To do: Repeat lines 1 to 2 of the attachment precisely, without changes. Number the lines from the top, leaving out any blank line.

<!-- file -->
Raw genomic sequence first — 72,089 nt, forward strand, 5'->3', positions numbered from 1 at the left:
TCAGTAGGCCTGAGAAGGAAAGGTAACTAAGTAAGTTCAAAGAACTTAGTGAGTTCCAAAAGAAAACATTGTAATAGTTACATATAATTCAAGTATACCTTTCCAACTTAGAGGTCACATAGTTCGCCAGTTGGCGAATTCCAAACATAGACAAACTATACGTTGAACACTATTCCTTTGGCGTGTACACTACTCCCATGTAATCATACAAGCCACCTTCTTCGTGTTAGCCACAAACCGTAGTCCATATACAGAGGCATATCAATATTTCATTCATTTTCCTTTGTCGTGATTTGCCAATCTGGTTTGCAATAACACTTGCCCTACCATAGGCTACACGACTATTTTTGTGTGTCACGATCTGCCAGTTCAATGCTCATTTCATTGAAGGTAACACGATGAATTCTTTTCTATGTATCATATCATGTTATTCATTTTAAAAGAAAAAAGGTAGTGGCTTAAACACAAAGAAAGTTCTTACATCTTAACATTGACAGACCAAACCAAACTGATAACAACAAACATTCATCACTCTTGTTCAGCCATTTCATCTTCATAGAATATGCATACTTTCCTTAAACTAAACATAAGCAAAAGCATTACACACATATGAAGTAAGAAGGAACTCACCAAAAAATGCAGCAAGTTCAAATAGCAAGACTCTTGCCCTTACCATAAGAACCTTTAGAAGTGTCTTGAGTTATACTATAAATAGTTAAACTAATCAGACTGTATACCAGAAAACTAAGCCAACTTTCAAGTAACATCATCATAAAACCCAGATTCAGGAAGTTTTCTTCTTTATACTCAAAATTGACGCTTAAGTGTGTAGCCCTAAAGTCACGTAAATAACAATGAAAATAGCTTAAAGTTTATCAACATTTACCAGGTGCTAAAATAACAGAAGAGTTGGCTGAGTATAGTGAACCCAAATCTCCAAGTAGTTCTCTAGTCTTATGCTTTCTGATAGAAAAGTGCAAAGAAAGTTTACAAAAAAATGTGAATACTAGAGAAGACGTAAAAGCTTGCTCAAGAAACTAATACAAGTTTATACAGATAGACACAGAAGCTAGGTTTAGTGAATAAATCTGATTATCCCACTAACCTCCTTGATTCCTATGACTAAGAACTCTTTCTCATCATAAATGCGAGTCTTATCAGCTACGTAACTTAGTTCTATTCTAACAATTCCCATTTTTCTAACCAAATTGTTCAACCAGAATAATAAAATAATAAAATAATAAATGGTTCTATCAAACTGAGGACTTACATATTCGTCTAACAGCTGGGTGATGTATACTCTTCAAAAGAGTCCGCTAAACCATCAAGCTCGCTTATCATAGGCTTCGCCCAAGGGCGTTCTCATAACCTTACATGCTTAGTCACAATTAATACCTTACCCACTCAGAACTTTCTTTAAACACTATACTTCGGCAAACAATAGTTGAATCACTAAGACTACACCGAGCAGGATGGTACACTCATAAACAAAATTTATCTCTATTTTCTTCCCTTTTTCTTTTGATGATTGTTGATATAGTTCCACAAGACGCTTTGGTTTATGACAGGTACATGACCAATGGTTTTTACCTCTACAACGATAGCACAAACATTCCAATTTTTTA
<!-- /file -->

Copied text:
Raw genomic sequence first — 72,089 nt, forward strand, 5'->3', positions numbered from 1 at the left:
TCAGTAGGCCTGAGAAGGAAAGGTAACTAAGTAAGTTCAAAGAACTTAGTGAGTTCCAAAAGAAAACATTGTAATAGTTACATATAATTCAAGTATACCTTTCCAACTTAGAGGTCACATAGTTCGCCAGTTGGCGAATTCCAAACATAGACAAACTATACGTTGAACACTATTCCTTTGGCGTGTACACTACTCCCATGTAATCATACAAGCCACCTTCTTCGTGTTAGCCACAAACCGTAGTCCATATACAGAGGCATATCAATATTTCATTCATTTTCCTTTGTCGTGATTTGCCAATCTGGTTTGCAATAACACTTGCCCTACCATAGGCTACACGACTATTTTTGTGTGTCACGATCTGCCAGTTCAATGCTCATTTCATTGAAGGTAACACGATGAATTCTTTTCTATGTATCATATCATGTTATTCATTTTAAAAGAAAAAAGGTAGTGGCTTAAACACAAAGAAAGTTCTTACATCTTAACATTGACAGACCAAACCAAACTGATAACAACAAACATTCATCACTCTTGTTCAGCCATTTCATCTTCATAGAATATGCATACTTTCCTTAAACTAAACATAAGCAAAAGCATTACACACATATGAAGTAAGAAGGAACTCACCAAAAAATGCAGCAAGTTCAAATAGCAAGACTCTTGCCCTTACCATAAGAACCTTTAGAAGTGTCTTGAGTTATACTATAAATAGTTAAACTAATCAGACTGTATACCAGAAAACTAAGCCAACTTTCAAGTAACATCATCATAAAACCCAGATTCAGGAAGTTTTCTTCTTTATACTCAAAATTGACGCTTAAGTGTGTAGCCCTAAAGTCACGTAAATAACAATGAAAATAGCTTAAAGTTTATCAACATTTACCAGGTGCTAAAATAACAGAAGAGTTGGCTGAGTATAGTGAACCCAAATCTCCAAGTAGTTCTCTAGTCTTATGCTTTCTGATAGAAAAGTGCAAAGAAAGTTTACAAAAAAATGTGAATACTAGAGAAGACGTAAAAGCTTGCTCAAGAAACTAATACAAGTTTATACAGATAGACACAGAAGCTAGGTTTAGTGAATAAATCTGATTATCCCACTAACCTCCTTGATTCCTATGACTAAGAACTCTTTCTCATCATAAATGCGAGTCTTATCAGCTACGTAACTTAGTTCTATTCTAACAATTCCCATTTTTCTAACCAAATTGTTCAACCAGAATAATAAAATAATAAAATAATAAATGGTTCTATCAAACTGAGGACTTACATATTCGTCTAACAGCTGGGTGATGTATACTCTTCAAAAGAGTCCGCTAAACCATCAAGCTCGCTTATCATAGGCTTCGCCCAAGGGCGTTCTCATAACCTTACATGCTTAGTCACAATTAATACCTTACCCACTCAGAACTTTCTTTAAACACTATACTTCGGCAAACAATAGTTGAATCACTAAGACTACACCGAGCAGGATGGTACACTCATAAACAAAATTTATCTCTATTTTCTTCCCTTTTTCTTTTGATGATTGTTGATATAGTTCCACAAGACGCTTTGGTTTATGACAGGTACATGACCAATGGTTTTTACCTCTACAACGATAGCACAAACATTCCAATTTTTTA